Basketball relationships a blessing for injured Hall of Fame-bound Gaudet

Contributed photo | BDN
Contributed photo | BDN
Matt Gaudet (No. 22) and his Colby College teammates celebrate after their victory over Williams College in the 1993 Eastern Collegiate Athletic Conference championship game.
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Matt Gaudet’s induction into the Maine Basketball Hall of Fame on Sunday is a no-brainer.
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Matt Gaudet’s induction into the Maine Basketball Hall of Fame on Sunday is a no-brainer.

From his origins in the sport as a youngster at the Greater Rumford Community Center, Gaudet developed a propensity for leading teams to championships.

He teamed with backcourt mate Daryl Gurney to propel coach Mark Karter’s Mountain Valley High School squad to the 1990 Class B state title, and he graduated a year later as a first-team Bangor Daily News All-Maine selection.

Gaudet played a similarly prominent role at Colby College in Waterville, where as a sophomore guard he helped the Mules capture the 1993 Eastern Collegiate Athletic Conference crown, defeating Williams College on the Ephs’ home court in the championship game.

Colby went 85-16 during Gaudet’s four years on the Mayflower Hill campus as he led the Mules in scoring each season and still ranks as the 10th-leading scorer in school history with 1,481 points.

But his contributions transcended individual offense.

“The easiest thing to say is that we wanted the ball in his hands every time up the floor because he was going to make something good happen, and he certainly did that very well to the tune of 85 wins during the time he was at Colby,” said Gaudet’s coach with the Mules, Dick Whitmore.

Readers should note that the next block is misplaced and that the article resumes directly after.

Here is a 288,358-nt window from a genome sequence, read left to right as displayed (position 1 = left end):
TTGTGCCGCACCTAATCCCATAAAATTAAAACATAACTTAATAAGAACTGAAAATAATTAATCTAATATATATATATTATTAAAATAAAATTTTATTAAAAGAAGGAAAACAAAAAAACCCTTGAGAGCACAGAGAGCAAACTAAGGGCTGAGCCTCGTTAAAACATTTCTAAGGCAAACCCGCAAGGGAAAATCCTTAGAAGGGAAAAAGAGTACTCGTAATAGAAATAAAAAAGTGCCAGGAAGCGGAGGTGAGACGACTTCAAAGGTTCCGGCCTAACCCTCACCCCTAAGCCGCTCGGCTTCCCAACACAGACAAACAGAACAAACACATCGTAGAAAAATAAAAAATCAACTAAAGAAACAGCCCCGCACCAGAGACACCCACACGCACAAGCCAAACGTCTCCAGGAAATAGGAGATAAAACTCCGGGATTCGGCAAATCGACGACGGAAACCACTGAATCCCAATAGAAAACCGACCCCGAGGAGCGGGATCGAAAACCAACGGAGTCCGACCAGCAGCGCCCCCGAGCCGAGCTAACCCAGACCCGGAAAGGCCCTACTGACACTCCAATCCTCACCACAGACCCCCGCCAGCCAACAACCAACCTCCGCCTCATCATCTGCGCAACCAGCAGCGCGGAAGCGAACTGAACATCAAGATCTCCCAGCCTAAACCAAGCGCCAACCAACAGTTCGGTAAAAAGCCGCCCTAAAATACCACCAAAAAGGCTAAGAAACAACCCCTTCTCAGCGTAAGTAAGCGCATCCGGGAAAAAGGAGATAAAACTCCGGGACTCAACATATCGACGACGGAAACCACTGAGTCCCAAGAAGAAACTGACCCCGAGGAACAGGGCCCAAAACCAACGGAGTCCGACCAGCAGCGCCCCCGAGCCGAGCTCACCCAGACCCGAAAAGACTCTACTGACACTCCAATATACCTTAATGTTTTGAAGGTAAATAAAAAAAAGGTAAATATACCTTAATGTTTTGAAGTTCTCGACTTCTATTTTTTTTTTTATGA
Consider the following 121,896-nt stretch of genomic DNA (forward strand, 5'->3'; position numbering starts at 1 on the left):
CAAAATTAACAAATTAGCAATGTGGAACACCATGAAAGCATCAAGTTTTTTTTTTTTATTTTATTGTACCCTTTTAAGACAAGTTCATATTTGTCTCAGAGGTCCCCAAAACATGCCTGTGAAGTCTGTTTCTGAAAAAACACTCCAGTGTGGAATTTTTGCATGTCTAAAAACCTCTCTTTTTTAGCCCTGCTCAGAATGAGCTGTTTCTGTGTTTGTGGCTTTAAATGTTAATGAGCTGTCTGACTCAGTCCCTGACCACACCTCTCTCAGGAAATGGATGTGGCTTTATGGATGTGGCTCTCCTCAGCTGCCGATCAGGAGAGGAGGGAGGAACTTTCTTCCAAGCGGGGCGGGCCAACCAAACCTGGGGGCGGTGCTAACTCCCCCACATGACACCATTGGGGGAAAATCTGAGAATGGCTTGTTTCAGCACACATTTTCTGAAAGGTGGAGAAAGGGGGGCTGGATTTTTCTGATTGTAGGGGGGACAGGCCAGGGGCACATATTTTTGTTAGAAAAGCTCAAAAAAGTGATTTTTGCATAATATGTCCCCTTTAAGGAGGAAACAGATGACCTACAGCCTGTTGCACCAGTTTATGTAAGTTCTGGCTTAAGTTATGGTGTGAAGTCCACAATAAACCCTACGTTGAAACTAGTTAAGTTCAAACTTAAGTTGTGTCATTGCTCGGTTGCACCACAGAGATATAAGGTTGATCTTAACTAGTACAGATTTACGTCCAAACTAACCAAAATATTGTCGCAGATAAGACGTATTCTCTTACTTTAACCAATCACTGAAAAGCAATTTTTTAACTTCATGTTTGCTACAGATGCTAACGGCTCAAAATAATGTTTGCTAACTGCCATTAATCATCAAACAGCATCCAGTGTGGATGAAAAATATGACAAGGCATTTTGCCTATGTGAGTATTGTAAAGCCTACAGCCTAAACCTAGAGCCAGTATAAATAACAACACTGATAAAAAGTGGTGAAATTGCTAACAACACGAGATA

“Matt’s one of the few that started all four years and was a leading player all four years.”

Coping with tragedy

Gaudet graduated from Colby in 1995 and a year later moved to Minneapolis, Minnesota, where today he works from his home as a loan officer for Wintrust Mortgage.

He lives that professional life amid a daily challenge much greater than any he encountered on the basketball court, as the now-46-year-old Gaudet has been a quadriplegic since suffering a broken neck in May 2001 as the result of a diving accident in the Caribbean.

“The athletics were a hard part to not be able to do anymore, but it’s a lot bigger than that,” he said. “It’s simply living.”

Gaudet was in Saint Thomas of the Virgin Islands when he joined a group there for the wedding he was attending for a cruise on a small fishing boat. As the boat approached a stop on the nearby island of Tortola, members of the group were invited to dive into the water.

“I got up on the roof on top of the boat and dove and hit the bottom and broke my neck on impact,” he said. “It knocked me out momentarily, and when I regained consciousness I was face down in the water and couldn’t move at all.

“But I could hear my friends talking and then realizing that I wasn’t moving, so that gave me a little piece of mind in that moment that I was going to be saved. Otherwise I would have drowned because I could not move my arms at all.”

Gaudet’s recuperation in the aftermath of the accident was at times painstakingly slow, especially for someone with his athletic and competitive background.

“I was six years beyond college and beyond really building what I had built as far as what I was able to do on the court or on the football field [at Mountain Valley],” he said. “I really had to dig back into that as to what really got me to the point where I was able to achieve success, and that was just that I worked hard and loved playing sports with friends.